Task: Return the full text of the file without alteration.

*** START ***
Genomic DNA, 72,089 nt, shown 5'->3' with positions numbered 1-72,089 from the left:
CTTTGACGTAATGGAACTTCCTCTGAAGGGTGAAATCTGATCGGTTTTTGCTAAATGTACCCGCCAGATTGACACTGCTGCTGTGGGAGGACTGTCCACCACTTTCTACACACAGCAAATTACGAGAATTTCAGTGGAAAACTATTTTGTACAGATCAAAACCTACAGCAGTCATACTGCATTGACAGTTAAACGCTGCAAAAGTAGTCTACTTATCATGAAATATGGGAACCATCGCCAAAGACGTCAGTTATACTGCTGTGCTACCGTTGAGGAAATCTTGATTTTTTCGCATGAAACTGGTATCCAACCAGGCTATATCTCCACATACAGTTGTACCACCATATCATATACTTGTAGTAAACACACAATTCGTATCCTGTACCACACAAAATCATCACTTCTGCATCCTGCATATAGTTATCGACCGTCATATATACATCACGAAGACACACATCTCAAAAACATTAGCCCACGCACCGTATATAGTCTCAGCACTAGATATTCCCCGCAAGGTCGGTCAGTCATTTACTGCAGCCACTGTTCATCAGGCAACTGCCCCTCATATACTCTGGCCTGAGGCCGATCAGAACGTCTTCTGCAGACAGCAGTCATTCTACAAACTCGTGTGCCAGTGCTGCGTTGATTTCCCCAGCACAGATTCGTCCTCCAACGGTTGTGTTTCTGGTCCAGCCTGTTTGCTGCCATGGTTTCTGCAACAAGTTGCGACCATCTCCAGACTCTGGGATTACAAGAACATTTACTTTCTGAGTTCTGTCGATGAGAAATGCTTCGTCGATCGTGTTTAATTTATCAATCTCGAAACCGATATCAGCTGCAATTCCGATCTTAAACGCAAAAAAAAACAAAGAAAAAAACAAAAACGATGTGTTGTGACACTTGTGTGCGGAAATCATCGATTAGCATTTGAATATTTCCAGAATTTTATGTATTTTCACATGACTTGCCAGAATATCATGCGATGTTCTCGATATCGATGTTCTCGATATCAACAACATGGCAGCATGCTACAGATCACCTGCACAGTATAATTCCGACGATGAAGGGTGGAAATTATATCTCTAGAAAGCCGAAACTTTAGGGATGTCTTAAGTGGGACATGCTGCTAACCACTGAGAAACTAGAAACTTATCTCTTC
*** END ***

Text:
Genomic DNA, 72,089 nt, shown 5'->3' with positions numbered 1-72,089 from the left:
CTTTGACGTAATGGAACTTCCTCTGAAGGGTGAAATCTGATCGGTTTTTGCTAAATGTACCCGCCAGATTGACACTGCTGCTGTGGGAGGACTGTCCACCACTTTCTACACACAGCAAATTACGAGAATTTCAGTGGAAAACTATTTTGTACAGATCAAAACCTACAGCAGTCATACTGCATTGACAGTTAAACGCTGCAAAAGTAGTCTACTTATCATGAAATATGGGAACCATCGCCAAAGACGTCAGTTATACTGCTGTGCTACCGTTGAGGAAATCTTGATTTTTTCGCATGAAACTGGTATCCAACCAGGCTATATCTCCACATACAGTTGTACCACCATATCATATACTTGTAGTAAACACACAATTCGTATCCTGTACCACACAAAATCATCACTTCTGCATCCTGCATATAGTTATCGACCGTCATATATACATCACGAAGACACACATCTCAAAAACATTAGCCCACGCACCGTATATAGTCTCAGCACTAGATATTCCCCGCAAGGTCGGTCAGTCATTTACTGCAGCCACTGTTCATCAGGCAACTGCCCCTCATATACTCTGGCCTGAGGCCGATCAGAACGTCTTCTGCAGACAGCAGTCATTCTACAAACTCGTGTGCCAGTGCTGCGTTGATTTCCCCAGCACAGATTCGTCCTCCAACGGTTGTGTTTCTGGTCCAGCCTGTTTGCTGCCATGGTTTCTGCAACAAGTTGCGACCATCTCCAGACTCTGGGATTACAAGAACATTTACTTTCTGAGTTCTGTCGATGAGAAATGCTTCGTCGATCGTGTTTAATTTATCAATCTCGAAACCGATATCAGCTGCAATTCCGATCTTAAACGCAAAAAAAAACAAAGAAAAAAACAAAAACGATGTGTTGTGACACTTGTGTGCGGAAATCATCGATTAGCATTTGAATATTTCCAGAATTTTATGTATTTTCACATGACTTGCCAGAATATCATGCGATGTTCTCGATATCGATGTTCTCGATATCAACAACATGGCAGCATGCTACAGATCACCTGCACAGTATAATTCCGACGATGAAGGGTGGAAATTATATCTCTAGAAAGCCGAAACTTTAGGGATGTCTTAAGTGGGACATGCTGCTAACCACTGAGAAACTAGAAACTTATCTCTTC